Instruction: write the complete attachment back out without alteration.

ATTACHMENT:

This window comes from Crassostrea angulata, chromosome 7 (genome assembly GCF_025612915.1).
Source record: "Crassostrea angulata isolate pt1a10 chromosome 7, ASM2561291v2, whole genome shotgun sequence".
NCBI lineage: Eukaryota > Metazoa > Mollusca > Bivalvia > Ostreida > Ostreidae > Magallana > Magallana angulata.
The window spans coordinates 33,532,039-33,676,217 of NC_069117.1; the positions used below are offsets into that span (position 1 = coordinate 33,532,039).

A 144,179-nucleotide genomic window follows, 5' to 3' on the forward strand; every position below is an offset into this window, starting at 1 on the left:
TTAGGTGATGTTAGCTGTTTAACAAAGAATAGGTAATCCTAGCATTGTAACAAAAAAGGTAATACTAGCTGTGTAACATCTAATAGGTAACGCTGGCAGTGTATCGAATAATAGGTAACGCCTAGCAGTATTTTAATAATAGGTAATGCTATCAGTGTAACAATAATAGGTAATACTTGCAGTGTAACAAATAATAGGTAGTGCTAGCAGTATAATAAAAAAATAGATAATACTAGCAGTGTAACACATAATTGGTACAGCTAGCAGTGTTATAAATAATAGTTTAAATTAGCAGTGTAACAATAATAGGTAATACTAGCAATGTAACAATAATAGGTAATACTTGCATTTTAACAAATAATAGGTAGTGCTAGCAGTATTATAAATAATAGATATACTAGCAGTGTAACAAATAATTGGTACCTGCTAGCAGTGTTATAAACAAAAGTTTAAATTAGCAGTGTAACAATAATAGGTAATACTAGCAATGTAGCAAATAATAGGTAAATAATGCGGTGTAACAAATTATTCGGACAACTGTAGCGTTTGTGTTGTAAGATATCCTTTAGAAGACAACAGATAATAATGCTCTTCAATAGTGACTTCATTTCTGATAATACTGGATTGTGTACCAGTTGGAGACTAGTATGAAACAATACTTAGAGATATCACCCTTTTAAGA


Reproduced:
This window comes from Crassostrea angulata, chromosome 7 (genome assembly GCF_025612915.1).
Source record: "Crassostrea angulata isolate pt1a10 chromosome 7, ASM2561291v2, whole genome shotgun sequence".
NCBI lineage: Eukaryota > Metazoa > Mollusca > Bivalvia > Ostreida > Ostreidae > Magallana > Magallana angulata.
The window spans coordinates 33,532,039-33,676,217 of NC_069117.1; the positions used below are offsets into that span (position 1 = coordinate 33,532,039).

A 144,179-nucleotide genomic window follows, 5' to 3' on the forward strand; every position below is an offset into this window, starting at 1 on the left:
TTAGGTGATGTTAGCTGTTTAACAAAGAATAGGTAATCCTAGCATTGTAACAAAAAAGGTAATACTAGCTGTGTAACATCTAATAGGTAACGCTGGCAGTGTATCGAATAATAGGTAACGCCTAGCAGTATTTTAATAATAGGTAATGCTATCAGTGTAACAATAATAGGTAATACTTGCAGTGTAACAAATAATAGGTAGTGCTAGCAGTATAATAAAAAAATAGATAATACTAGCAGTGTAACACATAATTGGTACAGCTAGCAGTGTTATAAATAATAGTTTAAATTAGCAGTGTAACAATAATAGGTAATACTAGCAATGTAACAATAATAGGTAATACTTGCATTTTAACAAATAATAGGTAGTGCTAGCAGTATTATAAATAATAGATATACTAGCAGTGTAACAAATAATTGGTACCTGCTAGCAGTGTTATAAACAAAAGTTTAAATTAGCAGTGTAACAATAATAGGTAATACTAGCAATGTAGCAAATAATAGGTAAATAATGCGGTGTAACAAATTATTCGGACAACTGTAGCGTTTGTGTTGTAAGATATCCTTTAGAAGACAACAGATAATAATGCTCTTCAATAGTGACTTCATTTCTGATAATACTGGATTGTGTACCAGTTGGAGACTAGTATGAAACAATACTTAGAGATATCACCCTTTTAAGA